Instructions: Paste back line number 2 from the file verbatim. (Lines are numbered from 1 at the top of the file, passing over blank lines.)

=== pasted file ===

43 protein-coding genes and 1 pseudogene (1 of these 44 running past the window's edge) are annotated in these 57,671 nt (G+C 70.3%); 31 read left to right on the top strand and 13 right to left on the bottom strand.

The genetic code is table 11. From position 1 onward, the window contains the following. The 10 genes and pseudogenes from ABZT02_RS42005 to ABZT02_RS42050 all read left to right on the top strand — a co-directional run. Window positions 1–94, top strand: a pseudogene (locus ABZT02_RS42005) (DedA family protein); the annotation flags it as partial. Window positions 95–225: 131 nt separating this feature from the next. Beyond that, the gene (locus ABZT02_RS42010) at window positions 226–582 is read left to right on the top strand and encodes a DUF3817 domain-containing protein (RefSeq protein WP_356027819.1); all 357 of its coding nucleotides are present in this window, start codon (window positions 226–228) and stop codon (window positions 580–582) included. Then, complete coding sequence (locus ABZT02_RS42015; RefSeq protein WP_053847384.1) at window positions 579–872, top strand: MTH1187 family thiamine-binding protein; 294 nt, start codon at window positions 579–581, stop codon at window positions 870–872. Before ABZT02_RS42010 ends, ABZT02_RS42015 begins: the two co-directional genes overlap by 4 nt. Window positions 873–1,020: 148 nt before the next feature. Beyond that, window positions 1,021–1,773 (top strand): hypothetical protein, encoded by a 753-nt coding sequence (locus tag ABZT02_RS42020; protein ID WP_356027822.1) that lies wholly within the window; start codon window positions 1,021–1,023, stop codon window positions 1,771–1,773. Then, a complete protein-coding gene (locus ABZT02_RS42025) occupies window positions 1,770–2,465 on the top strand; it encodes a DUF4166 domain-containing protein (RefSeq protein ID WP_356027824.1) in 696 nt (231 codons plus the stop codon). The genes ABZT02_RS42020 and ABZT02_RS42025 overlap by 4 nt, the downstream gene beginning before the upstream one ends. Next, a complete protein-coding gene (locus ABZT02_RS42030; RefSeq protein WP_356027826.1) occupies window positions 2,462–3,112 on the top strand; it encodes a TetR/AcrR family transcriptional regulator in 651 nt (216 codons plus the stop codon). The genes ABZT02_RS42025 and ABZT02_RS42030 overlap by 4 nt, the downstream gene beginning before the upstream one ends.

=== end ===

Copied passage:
The genetic code is table 11. From position 1 onward, the window contains the following. The 10 genes and pseudogenes from ABZT02_RS42005 to ABZT02_RS42050 all read left to right on the top strand — a co-directional run. Window positions 1–94, top strand: a pseudogene (locus ABZT02_RS42005) (DedA family protein); the annotation flags it as partial. Window positions 95–225: 131 nt separating this feature from the next. Beyond that, the gene (locus ABZT02_RS42010) at window positions 226–582 is read left to right on the top strand and encodes a DUF3817 domain-containing protein (RefSeq protein WP_356027819.1); all 357 of its coding nucleotides are present in this window, start codon (window positions 226–228) and stop codon (window positions 580–582) included. Then, complete coding sequence (locus ABZT02_RS42015; RefSeq protein WP_053847384.1) at window positions 579–872, top strand: MTH1187 family thiamine-binding protein; 294 nt, start codon at window positions 579–581, stop codon at window positions 870–872. Before ABZT02_RS42010 ends, ABZT02_RS42015 begins: the two co-directional genes overlap by 4 nt. Window positions 873–1,020: 148 nt before the next feature. Beyond that, window positions 1,021–1,773 (top strand): hypothetical protein, encoded by a 753-nt coding sequence (locus tag ABZT02_RS42020; protein ID WP_356027822.1) that lies wholly within the window; start codon window positions 1,021–1,023, stop codon window positions 1,771–1,773. Then, a complete protein-coding gene (locus ABZT02_RS42025) occupies window positions 1,770–2,465 on the top strand; it encodes a DUF4166 domain-containing protein (RefSeq protein ID WP_356027824.1) in 696 nt (231 codons plus the stop codon). The genes ABZT02_RS42020 and ABZT02_RS42025 overlap by 4 nt, the downstream gene beginning before the upstream one ends. Next, a complete protein-coding gene (locus ABZT02_RS42030; RefSeq protein WP_356027826.1) occupies window positions 2,462–3,112 on the top strand; it encodes a TetR/AcrR family transcriptional regulator in 651 nt (216 codons plus the stop codon). The genes ABZT02_RS42025 and ABZT02_RS42030 overlap by 4 nt, the downstream gene beginning before the upstream one ends.